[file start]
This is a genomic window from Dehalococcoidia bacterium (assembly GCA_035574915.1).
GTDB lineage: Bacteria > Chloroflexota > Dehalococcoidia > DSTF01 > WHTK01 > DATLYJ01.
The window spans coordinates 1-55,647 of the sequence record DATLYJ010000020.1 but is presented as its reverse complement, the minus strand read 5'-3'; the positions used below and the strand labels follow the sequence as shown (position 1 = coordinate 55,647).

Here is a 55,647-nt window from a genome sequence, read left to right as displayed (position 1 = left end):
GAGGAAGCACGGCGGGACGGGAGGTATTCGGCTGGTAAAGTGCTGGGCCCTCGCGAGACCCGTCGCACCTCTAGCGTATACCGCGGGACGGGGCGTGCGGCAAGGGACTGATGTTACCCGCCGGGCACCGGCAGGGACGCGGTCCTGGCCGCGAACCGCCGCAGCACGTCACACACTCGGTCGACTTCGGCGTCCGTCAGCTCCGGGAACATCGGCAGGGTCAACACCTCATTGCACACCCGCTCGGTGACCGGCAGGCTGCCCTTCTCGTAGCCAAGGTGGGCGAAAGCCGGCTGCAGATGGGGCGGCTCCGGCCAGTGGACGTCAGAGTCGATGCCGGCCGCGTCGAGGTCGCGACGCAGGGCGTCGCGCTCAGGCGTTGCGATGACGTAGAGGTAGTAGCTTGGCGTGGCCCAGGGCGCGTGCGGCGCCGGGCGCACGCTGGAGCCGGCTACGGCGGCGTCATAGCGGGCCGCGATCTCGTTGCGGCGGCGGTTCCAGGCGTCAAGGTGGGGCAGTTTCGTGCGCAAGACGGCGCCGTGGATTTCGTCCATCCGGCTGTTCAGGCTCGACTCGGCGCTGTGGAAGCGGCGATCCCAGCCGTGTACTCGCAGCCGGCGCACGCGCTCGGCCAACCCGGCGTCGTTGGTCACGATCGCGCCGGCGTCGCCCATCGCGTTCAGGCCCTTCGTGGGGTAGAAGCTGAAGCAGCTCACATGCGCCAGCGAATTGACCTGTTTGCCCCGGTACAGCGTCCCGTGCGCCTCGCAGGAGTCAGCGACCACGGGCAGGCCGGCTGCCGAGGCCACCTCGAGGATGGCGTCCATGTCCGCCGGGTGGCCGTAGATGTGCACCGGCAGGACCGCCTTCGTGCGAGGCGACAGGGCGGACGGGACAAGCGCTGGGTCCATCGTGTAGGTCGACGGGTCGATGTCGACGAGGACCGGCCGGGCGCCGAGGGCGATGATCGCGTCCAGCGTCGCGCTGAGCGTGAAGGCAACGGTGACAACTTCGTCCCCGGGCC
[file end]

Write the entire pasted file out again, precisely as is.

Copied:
This is a genomic window from Dehalococcoidia bacterium (assembly GCA_035574915.1).
GTDB lineage: Bacteria > Chloroflexota > Dehalococcoidia > DSTF01 > WHTK01 > DATLYJ01.
The window spans coordinates 1-55,647 of the sequence record DATLYJ010000020.1 but is presented as its reverse complement, the minus strand read 5'-3'; the positions used below and the strand labels follow the sequence as shown (position 1 = coordinate 55,647).

Here is a 55,647-nt window from a genome sequence, read left to right as displayed (position 1 = left end):
GAGGAAGCACGGCGGGACGGGAGGTATTCGGCTGGTAAAGTGCTGGGCCCTCGCGAGACCCGTCGCACCTCTAGCGTATACCGCGGGACGGGGCGTGCGGCAAGGGACTGATGTTACCCGCCGGGCACCGGCAGGGACGCGGTCCTGGCCGCGAACCGCCGCAGCACGTCACACACTCGGTCGACTTCGGCGTCCGTCAGCTCCGGGAACATCGGCAGGGTCAACACCTCATTGCACACCCGCTCGGTGACCGGCAGGCTGCCCTTCTCGTAGCCAAGGTGGGCGAAAGCCGGCTGCAGATGGGGCGGCTCCGGCCAGTGGACGTCAGAGTCGATGCCGGCCGCGTCGAGGTCGCGACGCAGGGCGTCGCGCTCAGGCGTTGCGATGACGTAGAGGTAGTAGCTTGGCGTGGCCCAGGGCGCGTGCGGCGCCGGGCGCACGCTGGAGCCGGCTACGGCGGCGTCATAGCGGGCCGCGATCTCGTTGCGGCGGCGGTTCCAGGCGTCAAGGTGGGGCAGTTTCGTGCGCAAGACGGCGCCGTGGATTTCGTCCATCCGGCTGTTCAGGCTCGACTCGGCGCTGTGGAAGCGGCGATCCCAGCCGTGTACTCGCAGCCGGCGCACGCGCTCGGCCAACCCGGCGTCGTTGGTCACGATCGCGCCGGCGTCGCCCATCGCGTTCAGGCCCTTCGTGGGGTAGAAGCTGAAGCAGCTCACATGCGCCAGCGAATTGACCTGTTTGCCCCGGTACAGCGTCCCGTGCGCCTCGCAGGAGTCAGCGACCACGGGCAGGCCGGCTGCCGAGGCCACCTCGAGGATGGCGTCCATGTCCGCCGGGTGGCCGTAGATGTGCACCGGCAGGACCGCCTTCGTGCGAGGCGACAGGGCGGACGGGACAAGCGCTGGGTCCATCGTGTAGGTCGACGGGTCGATGTCGACGAGGACCGGCCGGGCGCCGAGGGCGATGATCGCGTCCAGCGTCGCGCTGAGCGTGAAGGCAACGGTGACAACTTCGTCCCCGGGCC